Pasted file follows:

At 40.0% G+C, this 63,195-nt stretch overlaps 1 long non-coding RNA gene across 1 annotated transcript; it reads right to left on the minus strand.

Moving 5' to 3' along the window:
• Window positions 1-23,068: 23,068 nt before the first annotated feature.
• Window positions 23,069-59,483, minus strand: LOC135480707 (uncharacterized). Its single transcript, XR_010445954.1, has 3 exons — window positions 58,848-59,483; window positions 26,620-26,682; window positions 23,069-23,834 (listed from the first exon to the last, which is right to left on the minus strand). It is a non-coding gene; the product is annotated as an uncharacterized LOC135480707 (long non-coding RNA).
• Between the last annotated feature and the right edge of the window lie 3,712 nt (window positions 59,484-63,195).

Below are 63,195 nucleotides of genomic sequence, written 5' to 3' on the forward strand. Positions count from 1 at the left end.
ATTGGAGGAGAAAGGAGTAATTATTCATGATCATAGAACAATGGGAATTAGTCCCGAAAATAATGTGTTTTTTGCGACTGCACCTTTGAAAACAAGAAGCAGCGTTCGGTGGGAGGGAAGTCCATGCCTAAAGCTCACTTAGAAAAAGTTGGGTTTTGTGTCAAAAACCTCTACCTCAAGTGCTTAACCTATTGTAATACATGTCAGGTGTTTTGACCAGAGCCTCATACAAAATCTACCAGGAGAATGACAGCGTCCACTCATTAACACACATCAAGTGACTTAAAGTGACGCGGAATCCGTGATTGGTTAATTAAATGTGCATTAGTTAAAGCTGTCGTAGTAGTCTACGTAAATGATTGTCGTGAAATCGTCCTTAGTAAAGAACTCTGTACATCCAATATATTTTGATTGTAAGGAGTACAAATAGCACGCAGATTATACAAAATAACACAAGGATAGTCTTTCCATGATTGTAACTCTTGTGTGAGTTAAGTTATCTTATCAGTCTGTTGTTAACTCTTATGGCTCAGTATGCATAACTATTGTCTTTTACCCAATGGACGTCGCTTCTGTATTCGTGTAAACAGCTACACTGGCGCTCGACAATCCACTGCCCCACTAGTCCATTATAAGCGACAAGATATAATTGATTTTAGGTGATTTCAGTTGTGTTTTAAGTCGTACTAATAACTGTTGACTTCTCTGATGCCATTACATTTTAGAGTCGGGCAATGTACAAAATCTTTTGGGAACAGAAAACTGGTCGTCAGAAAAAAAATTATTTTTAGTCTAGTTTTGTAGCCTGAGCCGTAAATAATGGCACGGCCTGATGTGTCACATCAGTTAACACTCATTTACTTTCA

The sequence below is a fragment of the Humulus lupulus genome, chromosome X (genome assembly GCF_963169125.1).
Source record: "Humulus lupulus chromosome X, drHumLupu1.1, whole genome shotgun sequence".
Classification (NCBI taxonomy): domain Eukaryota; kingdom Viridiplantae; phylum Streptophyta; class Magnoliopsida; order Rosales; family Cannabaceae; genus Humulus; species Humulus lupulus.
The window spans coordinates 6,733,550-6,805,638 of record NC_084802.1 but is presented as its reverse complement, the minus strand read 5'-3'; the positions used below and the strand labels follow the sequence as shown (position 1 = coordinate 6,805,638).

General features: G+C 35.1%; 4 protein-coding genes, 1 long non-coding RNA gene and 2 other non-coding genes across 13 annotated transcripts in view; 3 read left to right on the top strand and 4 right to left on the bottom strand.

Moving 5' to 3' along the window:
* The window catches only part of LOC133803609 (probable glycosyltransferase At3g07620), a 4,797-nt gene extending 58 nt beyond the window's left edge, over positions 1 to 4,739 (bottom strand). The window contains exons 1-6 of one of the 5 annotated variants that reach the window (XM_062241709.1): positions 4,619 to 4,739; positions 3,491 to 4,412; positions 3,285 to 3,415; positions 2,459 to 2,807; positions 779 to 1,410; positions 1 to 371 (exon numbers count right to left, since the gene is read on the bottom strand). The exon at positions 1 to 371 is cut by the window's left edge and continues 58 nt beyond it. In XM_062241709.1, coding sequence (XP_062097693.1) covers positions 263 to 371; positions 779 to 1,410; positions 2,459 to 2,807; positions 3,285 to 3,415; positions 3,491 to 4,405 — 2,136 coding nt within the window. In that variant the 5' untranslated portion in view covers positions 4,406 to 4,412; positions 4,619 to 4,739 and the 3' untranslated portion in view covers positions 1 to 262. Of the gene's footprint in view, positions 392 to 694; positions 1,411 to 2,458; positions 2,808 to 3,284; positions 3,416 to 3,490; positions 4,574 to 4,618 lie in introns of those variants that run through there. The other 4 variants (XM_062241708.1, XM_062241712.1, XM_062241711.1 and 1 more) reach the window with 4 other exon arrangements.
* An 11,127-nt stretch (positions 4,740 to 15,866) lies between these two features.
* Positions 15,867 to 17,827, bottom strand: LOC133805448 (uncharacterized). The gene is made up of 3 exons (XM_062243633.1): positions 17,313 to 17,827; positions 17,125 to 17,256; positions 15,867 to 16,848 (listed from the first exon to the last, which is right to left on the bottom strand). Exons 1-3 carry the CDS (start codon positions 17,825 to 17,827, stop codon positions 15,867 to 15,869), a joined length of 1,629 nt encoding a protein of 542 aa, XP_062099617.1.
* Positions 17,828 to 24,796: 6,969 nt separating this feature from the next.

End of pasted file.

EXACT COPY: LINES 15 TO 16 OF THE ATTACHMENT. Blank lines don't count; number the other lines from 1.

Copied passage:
* An 11,127-nt stretch (positions 4,740 to 15,866) lies between these two features.
* Positions 15,867 to 17,827, bottom strand: LOC133805448 (uncharacterized). The gene is made up of 3 exons (XM_062243633.1): positions 17,313 to 17,827; positions 17,125 to 17,256; positions 15,867 to 16,848 (listed from the first exon to the last, which is right to left on the bottom strand). Exons 1-3 carry the CDS (start codon positions 17,825 to 17,827, stop codon positions 15,867 to 15,869), a joined length of 1,629 nt encoding a protein of 542 aa, XP_062099617.1.